Education.com
Try
Brainzy
Try
Plus
RennieDee
RennieDee asks:
Q:

How can I teach a 22 year old to read and comprehend?

I have recently begun tutoring a 22 year old young woman who, at my best guess reads on a 1st - 2nd grade level.  When she graduated from high school in 2009 (yes, she graduated WITHOUT being able to read) one of her h.s. teachers asked her what she wanted to do next, after graduation; her response was a simple, direct, and heartfelt "I want to learn to read."  Phonics is the system I used to learn to read, as did both of my daughters (15 & 22 and both read at or above college level). The student and I have been working on short and long vowel sounds thus far, and it is apparent that we are dealing with a definite learning disability, though I am no expert by any means and have had no formal training in recognizing and/or identifying learning disabilities.  Repetition, reading together, and simple worksheets have, thus far, been the basis of our sessions. I have been utilizing the web to find skill-appropriate worksheets and teaching aids, which for the most part seems to be showing signs of some success.  Progress is very slow and at times seems to reverse itself, but we keep trying. I try to introduce a consonant or blended sound each week, mainly to attempt to assess where she is at with her ability.  Of Fry's First 100 words, she could "read" approximately 85% of the words; of Fry's Second 100 Words it was more like 20% of the words that she was successful at deciphering. Any tried and true strategies out there that I should be aware of that may help both of us succeed?
In Topics: Helping my child with reading, Learning issues and special needs
> 60 days ago

|

Expert

LouiseSattler
May 17, 2012
Subscribe to Expert

What the Expert Says:

Hello and thank you for writing to JustAsk!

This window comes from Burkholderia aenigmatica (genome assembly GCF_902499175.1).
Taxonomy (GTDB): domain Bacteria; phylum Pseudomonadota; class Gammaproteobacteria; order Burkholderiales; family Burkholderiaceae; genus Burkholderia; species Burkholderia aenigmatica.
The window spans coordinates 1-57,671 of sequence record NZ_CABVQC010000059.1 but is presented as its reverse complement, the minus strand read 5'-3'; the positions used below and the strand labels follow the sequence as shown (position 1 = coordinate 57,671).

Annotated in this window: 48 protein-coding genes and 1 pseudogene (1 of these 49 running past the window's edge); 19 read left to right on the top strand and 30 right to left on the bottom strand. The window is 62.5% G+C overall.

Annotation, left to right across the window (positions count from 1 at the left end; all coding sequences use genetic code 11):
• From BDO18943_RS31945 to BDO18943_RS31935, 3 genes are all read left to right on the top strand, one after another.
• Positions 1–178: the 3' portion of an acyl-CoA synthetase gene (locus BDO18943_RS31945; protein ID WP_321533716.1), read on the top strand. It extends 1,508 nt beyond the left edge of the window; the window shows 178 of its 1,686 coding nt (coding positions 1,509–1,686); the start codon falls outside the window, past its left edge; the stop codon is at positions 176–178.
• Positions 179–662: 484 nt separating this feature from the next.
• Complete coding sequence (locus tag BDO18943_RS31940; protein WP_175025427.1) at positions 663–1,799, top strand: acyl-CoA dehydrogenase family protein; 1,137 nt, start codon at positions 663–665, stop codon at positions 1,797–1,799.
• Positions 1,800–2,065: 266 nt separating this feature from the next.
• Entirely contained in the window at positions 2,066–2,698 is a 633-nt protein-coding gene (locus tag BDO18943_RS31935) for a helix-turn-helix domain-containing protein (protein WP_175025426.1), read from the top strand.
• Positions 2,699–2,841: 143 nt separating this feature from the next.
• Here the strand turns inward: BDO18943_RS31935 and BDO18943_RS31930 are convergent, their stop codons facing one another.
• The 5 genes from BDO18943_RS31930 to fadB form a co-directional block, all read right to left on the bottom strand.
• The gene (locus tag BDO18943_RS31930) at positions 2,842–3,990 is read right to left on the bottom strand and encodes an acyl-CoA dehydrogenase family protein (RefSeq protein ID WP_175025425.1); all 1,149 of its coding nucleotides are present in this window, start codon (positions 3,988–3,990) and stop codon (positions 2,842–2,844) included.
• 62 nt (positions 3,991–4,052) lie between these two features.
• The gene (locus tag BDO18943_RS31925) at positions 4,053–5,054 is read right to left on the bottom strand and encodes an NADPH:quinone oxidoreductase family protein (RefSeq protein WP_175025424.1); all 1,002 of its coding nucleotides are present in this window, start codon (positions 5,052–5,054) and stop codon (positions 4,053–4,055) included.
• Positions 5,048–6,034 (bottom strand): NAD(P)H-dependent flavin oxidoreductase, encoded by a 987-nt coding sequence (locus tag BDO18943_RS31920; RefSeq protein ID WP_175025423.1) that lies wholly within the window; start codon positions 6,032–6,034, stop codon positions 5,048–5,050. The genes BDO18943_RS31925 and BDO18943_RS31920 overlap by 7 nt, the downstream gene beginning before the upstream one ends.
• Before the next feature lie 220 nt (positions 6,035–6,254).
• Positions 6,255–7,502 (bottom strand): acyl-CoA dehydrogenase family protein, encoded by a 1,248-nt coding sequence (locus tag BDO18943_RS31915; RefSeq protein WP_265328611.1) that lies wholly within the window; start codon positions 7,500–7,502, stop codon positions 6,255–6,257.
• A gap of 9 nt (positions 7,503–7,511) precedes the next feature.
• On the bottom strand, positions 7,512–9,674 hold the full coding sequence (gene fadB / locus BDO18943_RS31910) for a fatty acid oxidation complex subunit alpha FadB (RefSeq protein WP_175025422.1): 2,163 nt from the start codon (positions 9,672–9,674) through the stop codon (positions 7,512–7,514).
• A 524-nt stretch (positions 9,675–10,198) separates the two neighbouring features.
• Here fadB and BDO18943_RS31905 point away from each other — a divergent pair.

I know that this may seem a bit unorthodox, but you may wish to give her instruction as if she is a second language learner to English. Programs such as Rosetta Stone where reading, aural / oral comprehension and writing are all integrated.

Good luck and thanks for being so involved with this motivated young adult!

Louise Sattler, NCSP

Did you find this answer useful?
0
yes
0
no

Additional Answers (2)

rmknig
rmknig writes:
Hi I have no expertise in this field but thought I would mention that if you search for BBC skillswise you will find a site by the BBC that is free to access and covers adult literacy and numeracy with worksheets games etc. hope this helps.

It sounds like a diagnosis on any special need/ learning difficulty is essential, could it be dyslexia or something else ?

I have an opinion on a high school that graduates a student and fails to help the student find out what their learning need is, how to help it etc. Are high schools in the area or the country monitored appropriately and improvement programs put in place?
> 60 days ago

Did you find this answer useful?
2
yes
0
no
MelissaDoesNotBully
MelissaDoes... , Student writes:
She might have dyslexia like me, I’m 13 and in 8th grade. I have a reading disorder and you can look it up too well and also it’s hard for me to read. I love mysteries though and reading books like Stuck in Neutral, a kid with a disorder and other books that have someone with any kind of disorder. My dad found out what helps me was that my dad got me the new Kindle that came out and it helps a lot. I like to listen to someone read and express words rather than me reading a book because I learn with listening and hearing better. Some books on the new Kindle has a person read to you like an actor or the author reads it but most importantly some books do have only computer girl or boy speaking and it sucks so when the new Kindle came out my dad found out that it works better when it expresses the words to me. I prefer to use the new Kindle version and pick the books like Something Rotten is a mystery book and it reads to you so try that one before you go to another book. See how better it is for her.
> 60 days ago

Did you find this answer useful?
1
yes
0
no
Answer this question